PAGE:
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Revision #1 to TR16-121 | 23rd December 2016 23:33

#### Approximate Degree and the Complexity of Depth Three Circuits

Revision #1
Authors: Mark Bun, Justin Thaler
Accepted on: 23rd December 2016 23:33
Keywords:

Abstract:

Threshold weight, margin complexity, and Majority-of-Threshold circuit size are basic complexity measures of Boolean functions that arise in learning theory, communication complexity, and circuit complexity. Each of these measures might exhibit a \emph{chasm} at depth three: namely, all polynomial size Boolean circuits of depth two have polynomial complexity under the measure, but there may exist Boolean circuits of depth three that have essentially maximal complexity $\exp(\Theta(n))$. However, existing techniques are far from showing this: for all three measures, the best lower bound for depth three circuits is $\exp(\tilde{\Omega}(n^{2/5}))$. Moreover, current methods exclusively study \emph{block-composed} functions. Such methods appear intrinsically unable to prove lower bounds better than $\exp(\Omega(\sqrt{n}))$ even for depth four circuits, and have yet to prove lower bounds better than $\exp(\tilde{\Omega}(\sqrt{n}))$ for circuits of any constant depth.

We take a step toward showing that all of these complexity measures indeed exhibit a chasm at depth three. Specifically, for any arbitrarily small constant $\delta > 0$, we exhibit a depth three circuit of polynomial size (in fact, an $O(\log n)$-decision list) of complexity $\exp(\Omega(n^{1/2-\delta}))$ under each of these measures.

Our methods go beyond the block-composed functions studied in prior work, and hence may not be subject to the same barriers. In particular, we suggest natural candidate functions that may exhibit stronger bounds, of the form $\exp(\tilde{\Omega}(n))$, where the $\tilde{\Omega}$ notation hides factors polylogarithmic in $n$.

Changes to previous version:

An earlier version of this manuscript claimed to exhibit constant-depth circuits of polynomial size and complexity $\exp(\Omega(n^{2/3 \delta}))$. An anonymous reviewer identified an error in the proof of that claim, and we are retracting it accordingly. We are indebted to the reviewer who identified the error.

### Paper:

TR16-121 | 4th August 2016 03:15

#### Approximate Degree and the Complexity of Depth Three Circuits

TR16-121
Authors: Mark Bun, Justin Thaler
Publication: 4th August 2016 16:55
Keywords:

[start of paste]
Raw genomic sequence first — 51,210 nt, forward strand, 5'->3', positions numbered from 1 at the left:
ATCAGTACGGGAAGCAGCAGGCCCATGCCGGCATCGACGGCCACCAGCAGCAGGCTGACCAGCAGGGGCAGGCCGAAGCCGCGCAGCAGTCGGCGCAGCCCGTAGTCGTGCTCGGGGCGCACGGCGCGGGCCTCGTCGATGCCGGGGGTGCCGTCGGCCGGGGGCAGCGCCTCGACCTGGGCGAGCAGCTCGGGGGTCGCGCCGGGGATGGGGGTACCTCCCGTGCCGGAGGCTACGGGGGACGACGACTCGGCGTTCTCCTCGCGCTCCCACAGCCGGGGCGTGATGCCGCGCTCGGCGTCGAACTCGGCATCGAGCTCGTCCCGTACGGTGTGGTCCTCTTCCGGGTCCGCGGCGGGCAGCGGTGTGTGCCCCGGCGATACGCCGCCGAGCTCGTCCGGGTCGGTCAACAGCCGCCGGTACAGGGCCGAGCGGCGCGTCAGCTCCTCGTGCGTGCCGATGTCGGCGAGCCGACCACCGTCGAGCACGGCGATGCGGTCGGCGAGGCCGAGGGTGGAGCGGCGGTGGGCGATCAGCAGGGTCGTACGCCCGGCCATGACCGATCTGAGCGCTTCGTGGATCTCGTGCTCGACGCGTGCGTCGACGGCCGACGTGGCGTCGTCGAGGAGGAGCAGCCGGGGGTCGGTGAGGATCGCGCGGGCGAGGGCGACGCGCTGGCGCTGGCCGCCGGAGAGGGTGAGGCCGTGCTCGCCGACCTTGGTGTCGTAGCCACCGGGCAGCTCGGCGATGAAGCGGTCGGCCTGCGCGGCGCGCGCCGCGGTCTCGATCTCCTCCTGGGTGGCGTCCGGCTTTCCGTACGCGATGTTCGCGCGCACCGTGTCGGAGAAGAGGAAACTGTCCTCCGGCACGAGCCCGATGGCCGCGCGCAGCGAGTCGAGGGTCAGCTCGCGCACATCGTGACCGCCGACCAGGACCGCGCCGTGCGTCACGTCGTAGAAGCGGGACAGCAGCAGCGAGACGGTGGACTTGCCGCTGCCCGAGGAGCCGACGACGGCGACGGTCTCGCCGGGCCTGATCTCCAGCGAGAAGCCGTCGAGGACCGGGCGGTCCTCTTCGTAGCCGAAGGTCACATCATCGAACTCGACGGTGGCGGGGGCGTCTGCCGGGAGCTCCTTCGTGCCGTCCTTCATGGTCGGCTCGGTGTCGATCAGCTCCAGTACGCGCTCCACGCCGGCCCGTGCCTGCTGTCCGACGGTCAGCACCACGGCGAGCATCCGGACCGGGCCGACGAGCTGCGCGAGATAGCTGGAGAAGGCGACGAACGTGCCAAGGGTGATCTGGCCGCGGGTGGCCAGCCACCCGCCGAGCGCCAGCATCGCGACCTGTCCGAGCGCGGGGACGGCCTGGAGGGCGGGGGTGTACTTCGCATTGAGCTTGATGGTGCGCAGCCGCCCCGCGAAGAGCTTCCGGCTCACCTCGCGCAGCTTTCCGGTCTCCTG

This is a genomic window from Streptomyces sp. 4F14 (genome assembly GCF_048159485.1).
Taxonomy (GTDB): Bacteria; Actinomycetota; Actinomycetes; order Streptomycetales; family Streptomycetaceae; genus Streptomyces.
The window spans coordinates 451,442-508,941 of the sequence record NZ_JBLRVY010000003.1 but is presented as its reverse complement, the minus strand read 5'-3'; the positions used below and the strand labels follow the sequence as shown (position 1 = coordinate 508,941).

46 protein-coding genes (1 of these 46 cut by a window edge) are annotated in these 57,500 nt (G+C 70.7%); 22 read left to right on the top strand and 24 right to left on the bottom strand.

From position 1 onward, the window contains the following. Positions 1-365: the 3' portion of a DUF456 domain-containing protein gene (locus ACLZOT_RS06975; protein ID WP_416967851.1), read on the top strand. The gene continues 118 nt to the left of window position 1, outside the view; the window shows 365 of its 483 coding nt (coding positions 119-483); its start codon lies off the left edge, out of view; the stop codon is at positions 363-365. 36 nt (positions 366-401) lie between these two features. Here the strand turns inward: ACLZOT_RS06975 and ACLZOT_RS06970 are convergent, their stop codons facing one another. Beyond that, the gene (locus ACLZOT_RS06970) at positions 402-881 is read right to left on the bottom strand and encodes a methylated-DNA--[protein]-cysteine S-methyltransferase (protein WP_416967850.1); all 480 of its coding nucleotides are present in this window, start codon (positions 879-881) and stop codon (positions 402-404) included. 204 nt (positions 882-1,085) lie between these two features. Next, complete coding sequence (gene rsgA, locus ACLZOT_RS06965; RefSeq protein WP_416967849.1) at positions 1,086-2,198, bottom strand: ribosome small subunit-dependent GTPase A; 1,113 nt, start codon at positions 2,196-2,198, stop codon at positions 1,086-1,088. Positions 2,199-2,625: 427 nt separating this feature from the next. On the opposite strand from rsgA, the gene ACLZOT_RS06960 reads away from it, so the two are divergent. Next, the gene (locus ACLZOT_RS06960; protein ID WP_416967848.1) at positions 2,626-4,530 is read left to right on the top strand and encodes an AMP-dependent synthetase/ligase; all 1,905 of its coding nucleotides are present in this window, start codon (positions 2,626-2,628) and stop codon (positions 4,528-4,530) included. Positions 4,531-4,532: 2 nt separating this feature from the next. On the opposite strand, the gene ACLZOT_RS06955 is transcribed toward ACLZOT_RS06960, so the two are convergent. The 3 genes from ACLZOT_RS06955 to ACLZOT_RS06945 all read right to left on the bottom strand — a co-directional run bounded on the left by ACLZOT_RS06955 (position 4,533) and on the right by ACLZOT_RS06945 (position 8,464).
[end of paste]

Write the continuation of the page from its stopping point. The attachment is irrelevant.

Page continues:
Abstract:

Threshold weight, margin complexity, and Majority-of-Threshold circuit size are basic complexity measures of Boolean functions that arise in learning theory, communication complexity, and circuit complexity. Each of these measures might exhibit a chasm at depth three: namely, all polynomial size Boolean circuits of depth two have polynomial complexity under the measure, but there may exist Boolean circuits of depth three that have essentially maximal complexity $\exp(\Theta(n))$. However, existing techniques are far from showing this: for all three measures, the best lower bound for depth three circuits is $\exp(\tilde{\Omega}(n^{2/5}))$. Moreover, current methods appear intrinsically unable to prove lower bounds better than $\exp(\Omega(\sqrt{n}))$ even for depth four circuits, and have yet to prove lower bounds better than $\exp(\tilde{\Omega}(\sqrt{n}))$ for circuits of any constant depth.

We take a significant step toward showing that all of these complexity measures indeed exhibit a chasm at depth three. Specifically, for any arbitrarily small constant $\delta > 0$, we exhibit:

* A depth three circuit of polynomial size (in fact, an $O(\log n)$-decision list) of complexity $\exp(\Omega(n^{1/2-\delta}))$ under each of these measures.

* A depth three circuit $F$ of quasi-polynomial size (in fact, an $O(\log^2 n)$-decision list) of complexity $\exp(\Omega(n^{2/3-\delta}))$ under each of these measures. The function $F$ is also computed by a depth four circuit of polynomial size.

Our methods suggest natural candidate functions that may exhibit stronger bounds, of the form $\exp(\tilde{\Omega}(n))$, where the $\tilde{\Omega}$ notation hides factors polylogarithmic in $n$. The technical core of our results lies in establishing new lower bounds on the uniform approximability of depth three circuits by low-degree polynomials.

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